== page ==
4. Bryant, E.A. et al. 1996. Tsunami as a major control on coastal evolution, southeastern Australia. Journal of Coastal Research 12(4), 831-840.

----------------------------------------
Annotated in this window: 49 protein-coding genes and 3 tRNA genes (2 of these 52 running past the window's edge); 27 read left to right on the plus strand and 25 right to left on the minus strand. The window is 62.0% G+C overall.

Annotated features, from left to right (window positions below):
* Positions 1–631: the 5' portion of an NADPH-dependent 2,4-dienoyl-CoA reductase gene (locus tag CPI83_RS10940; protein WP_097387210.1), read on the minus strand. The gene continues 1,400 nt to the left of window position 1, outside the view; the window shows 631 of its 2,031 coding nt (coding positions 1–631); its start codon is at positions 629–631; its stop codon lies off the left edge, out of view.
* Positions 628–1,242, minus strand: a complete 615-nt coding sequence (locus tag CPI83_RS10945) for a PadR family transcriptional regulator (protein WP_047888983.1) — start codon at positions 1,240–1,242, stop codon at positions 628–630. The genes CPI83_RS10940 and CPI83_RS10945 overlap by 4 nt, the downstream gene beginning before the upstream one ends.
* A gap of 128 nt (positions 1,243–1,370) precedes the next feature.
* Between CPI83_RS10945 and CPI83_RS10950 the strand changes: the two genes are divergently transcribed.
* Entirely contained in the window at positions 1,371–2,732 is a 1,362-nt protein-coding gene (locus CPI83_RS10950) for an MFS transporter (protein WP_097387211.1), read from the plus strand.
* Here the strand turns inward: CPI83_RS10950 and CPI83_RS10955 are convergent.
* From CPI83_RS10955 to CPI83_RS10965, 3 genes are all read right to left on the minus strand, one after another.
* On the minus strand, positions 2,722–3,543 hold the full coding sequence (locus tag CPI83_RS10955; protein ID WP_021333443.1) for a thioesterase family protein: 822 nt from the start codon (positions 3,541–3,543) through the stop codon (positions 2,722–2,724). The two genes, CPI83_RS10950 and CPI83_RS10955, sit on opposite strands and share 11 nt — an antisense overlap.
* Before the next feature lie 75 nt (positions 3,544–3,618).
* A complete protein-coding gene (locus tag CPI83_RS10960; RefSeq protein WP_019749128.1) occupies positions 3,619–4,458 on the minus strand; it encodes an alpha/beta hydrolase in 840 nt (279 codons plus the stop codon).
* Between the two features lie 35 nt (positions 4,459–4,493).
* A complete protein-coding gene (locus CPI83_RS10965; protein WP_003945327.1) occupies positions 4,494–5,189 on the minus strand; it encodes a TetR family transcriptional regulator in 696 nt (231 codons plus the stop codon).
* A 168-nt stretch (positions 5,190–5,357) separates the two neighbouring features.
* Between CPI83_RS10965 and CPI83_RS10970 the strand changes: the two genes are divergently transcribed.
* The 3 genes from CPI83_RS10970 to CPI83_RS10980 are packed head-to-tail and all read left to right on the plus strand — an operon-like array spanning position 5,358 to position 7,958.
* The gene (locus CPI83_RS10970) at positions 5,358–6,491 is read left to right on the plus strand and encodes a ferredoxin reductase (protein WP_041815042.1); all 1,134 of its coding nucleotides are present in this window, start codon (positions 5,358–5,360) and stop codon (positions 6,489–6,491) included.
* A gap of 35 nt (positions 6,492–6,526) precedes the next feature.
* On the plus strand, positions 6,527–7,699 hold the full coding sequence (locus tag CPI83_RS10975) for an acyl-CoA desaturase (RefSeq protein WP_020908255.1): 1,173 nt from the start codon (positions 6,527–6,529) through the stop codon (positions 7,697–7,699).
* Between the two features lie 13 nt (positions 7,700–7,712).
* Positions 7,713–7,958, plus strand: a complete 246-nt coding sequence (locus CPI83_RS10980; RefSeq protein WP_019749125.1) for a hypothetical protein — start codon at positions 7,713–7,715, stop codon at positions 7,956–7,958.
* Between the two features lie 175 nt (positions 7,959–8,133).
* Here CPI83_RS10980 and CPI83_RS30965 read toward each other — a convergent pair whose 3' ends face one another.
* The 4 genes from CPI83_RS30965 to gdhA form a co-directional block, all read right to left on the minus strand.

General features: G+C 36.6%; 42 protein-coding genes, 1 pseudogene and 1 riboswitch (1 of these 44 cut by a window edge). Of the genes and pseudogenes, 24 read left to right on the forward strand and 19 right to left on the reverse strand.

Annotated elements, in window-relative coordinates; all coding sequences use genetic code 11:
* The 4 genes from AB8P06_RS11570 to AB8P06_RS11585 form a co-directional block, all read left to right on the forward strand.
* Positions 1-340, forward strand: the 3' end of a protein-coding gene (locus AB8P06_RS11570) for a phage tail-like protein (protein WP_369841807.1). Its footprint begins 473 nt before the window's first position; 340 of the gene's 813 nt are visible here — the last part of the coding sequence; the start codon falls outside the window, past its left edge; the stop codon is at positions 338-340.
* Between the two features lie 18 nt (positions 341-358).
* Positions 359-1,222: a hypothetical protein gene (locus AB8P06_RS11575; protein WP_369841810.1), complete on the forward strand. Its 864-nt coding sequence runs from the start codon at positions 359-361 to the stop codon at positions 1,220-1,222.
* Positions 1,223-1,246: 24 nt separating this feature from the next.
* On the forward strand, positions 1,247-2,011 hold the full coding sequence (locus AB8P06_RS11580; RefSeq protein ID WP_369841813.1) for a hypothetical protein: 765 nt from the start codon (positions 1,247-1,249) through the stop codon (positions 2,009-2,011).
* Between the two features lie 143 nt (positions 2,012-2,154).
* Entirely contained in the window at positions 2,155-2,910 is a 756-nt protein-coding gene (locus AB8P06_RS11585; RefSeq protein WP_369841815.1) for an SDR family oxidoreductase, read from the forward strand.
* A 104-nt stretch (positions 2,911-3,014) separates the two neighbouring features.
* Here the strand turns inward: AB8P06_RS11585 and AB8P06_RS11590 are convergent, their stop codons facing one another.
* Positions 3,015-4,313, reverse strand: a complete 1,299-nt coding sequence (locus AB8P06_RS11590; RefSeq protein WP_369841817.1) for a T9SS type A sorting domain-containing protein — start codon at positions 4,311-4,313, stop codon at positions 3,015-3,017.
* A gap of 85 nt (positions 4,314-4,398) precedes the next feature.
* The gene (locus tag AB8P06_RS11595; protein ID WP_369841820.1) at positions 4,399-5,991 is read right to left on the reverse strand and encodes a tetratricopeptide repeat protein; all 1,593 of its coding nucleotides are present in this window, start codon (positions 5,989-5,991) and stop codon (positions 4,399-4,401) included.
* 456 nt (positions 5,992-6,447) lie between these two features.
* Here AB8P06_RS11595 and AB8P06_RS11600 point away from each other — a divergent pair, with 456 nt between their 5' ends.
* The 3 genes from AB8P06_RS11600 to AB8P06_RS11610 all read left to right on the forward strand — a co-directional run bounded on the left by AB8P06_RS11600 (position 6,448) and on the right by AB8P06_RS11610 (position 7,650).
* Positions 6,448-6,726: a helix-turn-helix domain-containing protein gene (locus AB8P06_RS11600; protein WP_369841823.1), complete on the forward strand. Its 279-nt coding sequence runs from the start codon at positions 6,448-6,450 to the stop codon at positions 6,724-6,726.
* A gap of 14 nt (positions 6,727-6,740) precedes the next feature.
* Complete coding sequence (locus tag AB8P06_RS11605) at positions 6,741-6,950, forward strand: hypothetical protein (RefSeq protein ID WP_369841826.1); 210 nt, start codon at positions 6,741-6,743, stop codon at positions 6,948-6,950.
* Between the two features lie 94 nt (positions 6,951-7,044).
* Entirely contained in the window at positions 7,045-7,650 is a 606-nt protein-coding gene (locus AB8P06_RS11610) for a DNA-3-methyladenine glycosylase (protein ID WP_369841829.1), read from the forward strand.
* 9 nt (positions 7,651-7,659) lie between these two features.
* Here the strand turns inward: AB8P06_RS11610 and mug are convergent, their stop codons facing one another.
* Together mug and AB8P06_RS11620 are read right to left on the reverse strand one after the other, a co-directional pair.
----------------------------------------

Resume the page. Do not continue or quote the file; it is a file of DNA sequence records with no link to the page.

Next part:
General concepts of coastal evolution of the southeastern Australian coastline during the Late Pleistocene involve barrier formation by wind and swell waves during marine transgressions and formation of rock platforms by chemical and mechanical weathering at rates of 1-5 mm yr-1. Where evidence indicates rapid change, storms are often invoked as the causative mechanism. These concepts ignore the important role of a repetitive, rapid, catastrophic tsunami in both coastal erosion and accretion. The impact of a tsunami can be distinguished by four signatures: uncemented clastic deposits; boulders that are imbricated, stacked and uniformly aligned; constructional features; and erosional bedrock sculpturing. The boulder deposits occur at elevations above both the measured and theorised limits of storm-wave action. Bedrock sculpturing has not been attributed previously to marine processes but rather to catastrophic water flow from icesheets or ice-dammed lakes, a phenomenon which has never influenced the mainland coast of Australia during the Pleistocene. Thermoluminescence dating has shown that tsunamis in southeastern Australia, while eroding most Last Interglacial and interstadial barriers, have also contributed to the construction of many present barriers. They have also shaped the rocky coast by modifying raised platforms and in extreme cases ripping enormous slabs of bedrock from promontories and cliff faces up to heights of 40-50 m. A change in emphasis in the current thinking regarding the processes responsible for coastal evolution is needed in coastal geomorphology to include the impact of repetitive tsunamis which are capable of dramatically and irrevocably modifying a landscape over very short periods of time.